Jennifer Esteen isn’t moved by the notoriety of political office—or her chances at making history as the first Black, Jewish, and openly gay member of the California Assembly. Instead, the 41-year-old nurse is motivated by the people she helps day in and day out on her job, in her community, and at home. They are the reason she is campaigning to fill Alameda County's 20th Assembly District seat, the guiding light in her decision to bring an elevated level of care to a system that she feels too often lacks it, and she’s starting at home.

“I wasn't going to go to San Francisco and try to do things when I live in a different place,” Esteen tells EBONY. “I feel honored and fortunate to be able to live here and run for office here. To be able to potentially represent this unincorporated area where community members have very unique needs.”

Esteen’s run is, to some degree, a culmination of singular events that led her to answer the call for political office. In addition to being a mother to two sons and a health care provider, she is an advocate, who learned prior to COVID, how critical it is for people to have others in their corner, fighting on their behalf. “I learned not too long ago that I am an organizer,” Esteen says.

Though the Louisiana native admits that running for office has required sacrifice, hard work, and not to mention a lot of dollars, she believes the end result will be worth it. “I think I'm going to have to raise at least half a million dollars, which is incredibly hard to do. I don't have access to wealth. Black people have not had access to all sorts of things because of the vestiges of slavery and racism. So that makes it very hard to run for office, no matter who's in there before you,” Esteen says. “But it comes down to the people and providing for communities.”

Esteen recently spoke with EBONY about what fuels her passion for political office, what she hopes to bring to the California Assembly if elected, and how being a mother and care provider is helping to shape her political future.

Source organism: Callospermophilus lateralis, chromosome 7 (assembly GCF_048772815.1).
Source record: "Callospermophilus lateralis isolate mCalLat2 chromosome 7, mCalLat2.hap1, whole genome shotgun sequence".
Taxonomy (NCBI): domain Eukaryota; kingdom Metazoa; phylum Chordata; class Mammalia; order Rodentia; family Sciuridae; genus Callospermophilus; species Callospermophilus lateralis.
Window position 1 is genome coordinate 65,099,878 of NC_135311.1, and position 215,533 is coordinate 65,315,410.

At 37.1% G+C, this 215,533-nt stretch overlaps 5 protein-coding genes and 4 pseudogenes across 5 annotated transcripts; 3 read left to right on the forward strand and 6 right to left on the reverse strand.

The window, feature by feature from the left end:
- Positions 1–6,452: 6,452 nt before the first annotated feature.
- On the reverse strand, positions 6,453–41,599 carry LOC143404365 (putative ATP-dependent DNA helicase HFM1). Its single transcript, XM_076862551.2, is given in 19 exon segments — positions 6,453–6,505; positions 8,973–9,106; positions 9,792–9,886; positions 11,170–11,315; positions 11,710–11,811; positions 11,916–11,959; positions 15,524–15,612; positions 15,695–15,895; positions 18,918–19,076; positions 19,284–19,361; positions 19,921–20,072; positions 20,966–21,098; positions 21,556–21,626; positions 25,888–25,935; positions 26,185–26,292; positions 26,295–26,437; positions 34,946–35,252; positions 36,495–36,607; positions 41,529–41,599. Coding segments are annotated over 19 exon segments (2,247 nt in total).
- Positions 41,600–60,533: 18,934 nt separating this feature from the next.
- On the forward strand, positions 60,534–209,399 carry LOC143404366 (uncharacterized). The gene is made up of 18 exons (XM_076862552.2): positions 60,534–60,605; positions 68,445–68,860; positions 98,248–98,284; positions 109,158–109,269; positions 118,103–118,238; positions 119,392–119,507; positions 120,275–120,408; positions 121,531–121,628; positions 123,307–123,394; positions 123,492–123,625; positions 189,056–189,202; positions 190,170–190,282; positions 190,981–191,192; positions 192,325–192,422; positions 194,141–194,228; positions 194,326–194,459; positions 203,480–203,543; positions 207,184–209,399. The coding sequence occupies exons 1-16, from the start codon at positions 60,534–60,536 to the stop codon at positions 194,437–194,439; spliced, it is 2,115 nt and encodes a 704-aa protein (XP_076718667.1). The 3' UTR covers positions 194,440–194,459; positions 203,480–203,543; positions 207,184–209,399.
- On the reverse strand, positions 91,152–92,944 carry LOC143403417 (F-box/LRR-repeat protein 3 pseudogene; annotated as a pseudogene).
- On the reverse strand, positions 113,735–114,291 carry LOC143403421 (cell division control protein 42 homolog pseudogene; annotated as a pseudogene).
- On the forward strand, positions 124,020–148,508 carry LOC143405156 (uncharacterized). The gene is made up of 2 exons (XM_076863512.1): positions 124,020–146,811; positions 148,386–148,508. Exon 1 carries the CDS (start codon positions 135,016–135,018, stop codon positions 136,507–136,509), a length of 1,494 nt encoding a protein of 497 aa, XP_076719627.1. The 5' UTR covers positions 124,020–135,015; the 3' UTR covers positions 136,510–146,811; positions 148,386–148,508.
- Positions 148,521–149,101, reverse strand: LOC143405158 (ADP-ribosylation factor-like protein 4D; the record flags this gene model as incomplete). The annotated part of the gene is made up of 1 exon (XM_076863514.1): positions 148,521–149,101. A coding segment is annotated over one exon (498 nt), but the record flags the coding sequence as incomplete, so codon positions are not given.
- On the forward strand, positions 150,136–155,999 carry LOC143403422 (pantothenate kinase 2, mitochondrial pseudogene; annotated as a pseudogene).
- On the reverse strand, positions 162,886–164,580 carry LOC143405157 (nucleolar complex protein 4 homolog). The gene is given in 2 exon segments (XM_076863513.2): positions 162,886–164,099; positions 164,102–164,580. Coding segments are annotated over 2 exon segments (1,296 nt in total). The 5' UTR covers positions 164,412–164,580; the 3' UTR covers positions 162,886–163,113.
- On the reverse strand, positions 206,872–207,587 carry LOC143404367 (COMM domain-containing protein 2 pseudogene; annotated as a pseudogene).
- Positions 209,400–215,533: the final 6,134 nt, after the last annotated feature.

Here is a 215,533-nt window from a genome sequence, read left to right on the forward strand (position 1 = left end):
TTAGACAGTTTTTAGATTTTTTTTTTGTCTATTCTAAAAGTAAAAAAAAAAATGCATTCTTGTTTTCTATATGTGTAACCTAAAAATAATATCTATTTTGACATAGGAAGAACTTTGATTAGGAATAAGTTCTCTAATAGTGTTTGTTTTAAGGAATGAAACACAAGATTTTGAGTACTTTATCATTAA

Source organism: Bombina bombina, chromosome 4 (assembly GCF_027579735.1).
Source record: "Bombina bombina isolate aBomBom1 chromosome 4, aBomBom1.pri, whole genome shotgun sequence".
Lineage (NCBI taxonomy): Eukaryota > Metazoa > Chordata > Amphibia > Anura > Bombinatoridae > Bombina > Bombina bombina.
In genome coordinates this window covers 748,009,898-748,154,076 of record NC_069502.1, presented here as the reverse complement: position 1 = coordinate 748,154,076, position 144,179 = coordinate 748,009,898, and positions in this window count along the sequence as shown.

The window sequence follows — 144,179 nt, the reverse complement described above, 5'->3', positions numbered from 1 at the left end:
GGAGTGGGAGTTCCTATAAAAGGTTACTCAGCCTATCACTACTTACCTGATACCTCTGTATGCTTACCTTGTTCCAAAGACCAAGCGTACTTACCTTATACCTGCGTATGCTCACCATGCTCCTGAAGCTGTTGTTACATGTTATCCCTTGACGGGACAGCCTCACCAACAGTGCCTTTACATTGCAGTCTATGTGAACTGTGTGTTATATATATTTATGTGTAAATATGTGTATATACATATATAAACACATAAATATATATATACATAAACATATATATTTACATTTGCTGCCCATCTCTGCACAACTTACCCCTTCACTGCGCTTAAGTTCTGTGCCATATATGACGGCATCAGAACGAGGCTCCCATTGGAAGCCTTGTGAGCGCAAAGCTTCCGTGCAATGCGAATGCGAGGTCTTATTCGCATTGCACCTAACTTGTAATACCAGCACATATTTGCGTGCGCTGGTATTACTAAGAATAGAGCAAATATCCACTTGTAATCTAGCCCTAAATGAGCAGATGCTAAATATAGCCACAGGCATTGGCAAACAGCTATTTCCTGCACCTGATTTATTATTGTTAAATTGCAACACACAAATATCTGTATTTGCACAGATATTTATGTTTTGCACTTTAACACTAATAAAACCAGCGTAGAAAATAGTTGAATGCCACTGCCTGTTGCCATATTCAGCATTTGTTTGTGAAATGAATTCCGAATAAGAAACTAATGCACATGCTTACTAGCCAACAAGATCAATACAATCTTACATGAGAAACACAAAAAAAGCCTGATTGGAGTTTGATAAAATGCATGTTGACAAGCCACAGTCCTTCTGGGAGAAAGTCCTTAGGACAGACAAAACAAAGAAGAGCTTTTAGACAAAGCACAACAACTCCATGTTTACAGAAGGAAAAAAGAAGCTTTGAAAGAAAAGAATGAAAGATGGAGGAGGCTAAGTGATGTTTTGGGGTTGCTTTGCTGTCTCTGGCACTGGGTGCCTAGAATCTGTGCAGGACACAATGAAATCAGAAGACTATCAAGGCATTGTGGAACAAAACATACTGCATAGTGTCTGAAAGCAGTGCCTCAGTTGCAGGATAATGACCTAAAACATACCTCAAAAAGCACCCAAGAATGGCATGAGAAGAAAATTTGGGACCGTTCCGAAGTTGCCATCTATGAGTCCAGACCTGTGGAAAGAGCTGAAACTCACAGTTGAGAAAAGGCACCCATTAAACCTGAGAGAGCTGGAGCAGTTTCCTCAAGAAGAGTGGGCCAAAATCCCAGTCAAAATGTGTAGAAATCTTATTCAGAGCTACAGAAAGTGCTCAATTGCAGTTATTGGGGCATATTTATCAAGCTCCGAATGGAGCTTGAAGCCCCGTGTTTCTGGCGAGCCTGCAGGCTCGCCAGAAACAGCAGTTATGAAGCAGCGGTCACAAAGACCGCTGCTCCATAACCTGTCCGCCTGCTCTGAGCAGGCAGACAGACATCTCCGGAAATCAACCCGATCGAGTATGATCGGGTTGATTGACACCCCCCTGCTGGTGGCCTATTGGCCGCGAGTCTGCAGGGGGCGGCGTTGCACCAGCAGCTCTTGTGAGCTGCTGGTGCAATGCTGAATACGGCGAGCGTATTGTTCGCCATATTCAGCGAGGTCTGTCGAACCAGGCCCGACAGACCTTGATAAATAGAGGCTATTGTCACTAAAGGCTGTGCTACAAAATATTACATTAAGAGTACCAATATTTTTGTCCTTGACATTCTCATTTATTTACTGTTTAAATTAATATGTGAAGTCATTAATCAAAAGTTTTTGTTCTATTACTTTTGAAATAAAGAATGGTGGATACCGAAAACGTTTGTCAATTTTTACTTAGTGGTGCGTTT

EBONY: I’ll start with the most obvious question: What made you decide to run for office?

Jennifer Esteen: Multiple things encouraged me to run. First, people had asked me to. I'm a registered nurse and had, what I thought, was a very simple boring life—going home and going to work. I was a single mom for 12 years. There was this moment, where I was working with clients who had a severe and persistent mental illness, and I found out they were going to be evicted—this was 2019 just before COVID—and it was due to a policy decision—a shortcut to opening homeless shelter beds. The city of San Francisco needed a fast way to open homeless shelters. And a decision was made to kind of repurpose the licensing. By doing that, they were going to close the beds that my clients were living in and it didn't make sense. So that was the moment when the organizer inside of me was born. I made it a huge campaign. My stance was: You can absolutely open that homeless shelter. We need it. It's vital. But you should not be closing one service to make space for another. It just didn't make sense to me.

In three months, the Board of Supervisors passed three pieces of legislation to keep those beds occupied, permanently staffed, and funded. And people told me that was remarkable. They said "Jennifer, you're an organizer." From there I got on a steering committee to create legislation called Mental Health SF. And this is legislation that was the first of its kind in the nation. It was going to expand behavioral health care to the entire county. We put it on the ballot, coupled with a funding measure. It was a progressive tax on excessive CEO income, and it was going to raise $150 million annually. The voters were in favor so we started advocating for behavioral health clients, people who are usually ignored, and within a year's time, saved their housing. We taxed the richest people in the county and expanded behavioral health care. That was the moment that I said to myself, ‘Okay, I should be paying closer attention. I think people are right. There's something to this. Maybe I am an organizer.’